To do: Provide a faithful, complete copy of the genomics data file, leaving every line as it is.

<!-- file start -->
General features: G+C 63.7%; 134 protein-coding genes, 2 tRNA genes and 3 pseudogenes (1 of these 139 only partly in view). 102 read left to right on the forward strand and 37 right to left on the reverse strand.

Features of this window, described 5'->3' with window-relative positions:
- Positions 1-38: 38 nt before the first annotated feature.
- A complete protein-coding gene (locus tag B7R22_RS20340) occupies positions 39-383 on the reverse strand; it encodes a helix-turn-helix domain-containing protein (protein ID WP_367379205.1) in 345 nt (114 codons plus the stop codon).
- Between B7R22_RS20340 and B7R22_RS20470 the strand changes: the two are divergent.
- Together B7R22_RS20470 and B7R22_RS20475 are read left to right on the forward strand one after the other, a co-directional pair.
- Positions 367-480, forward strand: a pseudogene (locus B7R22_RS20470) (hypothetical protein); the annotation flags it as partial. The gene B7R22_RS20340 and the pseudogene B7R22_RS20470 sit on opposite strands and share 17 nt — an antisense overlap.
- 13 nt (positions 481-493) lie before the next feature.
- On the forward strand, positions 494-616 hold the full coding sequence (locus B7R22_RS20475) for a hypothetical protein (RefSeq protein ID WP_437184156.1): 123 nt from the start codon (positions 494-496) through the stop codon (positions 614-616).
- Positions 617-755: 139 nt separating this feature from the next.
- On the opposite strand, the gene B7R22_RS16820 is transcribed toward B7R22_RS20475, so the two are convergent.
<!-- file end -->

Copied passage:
General features: G+C 63.7%; 134 protein-coding genes, 2 tRNA genes and 3 pseudogenes (1 of these 139 only partly in view). 102 read left to right on the forward strand and 37 right to left on the reverse strand.

Features of this window, described 5'->3' with window-relative positions:
- Positions 1-38: 38 nt before the first annotated feature.
- A complete protein-coding gene (locus tag B7R22_RS20340) occupies positions 39-383 on the reverse strand; it encodes a helix-turn-helix domain-containing protein (protein ID WP_367379205.1) in 345 nt (114 codons plus the stop codon).
- Between B7R22_RS20340 and B7R22_RS20470 the strand changes: the two are divergent.
- Together B7R22_RS20470 and B7R22_RS20475 are read left to right on the forward strand one after the other, a co-directional pair.
- Positions 367-480, forward strand: a pseudogene (locus B7R22_RS20470) (hypothetical protein); the annotation flags it as partial. The gene B7R22_RS20340 and the pseudogene B7R22_RS20470 sit on opposite strands and share 17 nt — an antisense overlap.
- 13 nt (positions 481-493) lie before the next feature.
- On the forward strand, positions 494-616 hold the full coding sequence (locus B7R22_RS20475) for a hypothetical protein (RefSeq protein ID WP_437184156.1): 123 nt from the start codon (positions 494-496) through the stop codon (positions 614-616).
- Positions 617-755: 139 nt separating this feature from the next.
- On the opposite strand, the gene B7R22_RS16820 is transcribed toward B7R22_RS20475, so the two are convergent.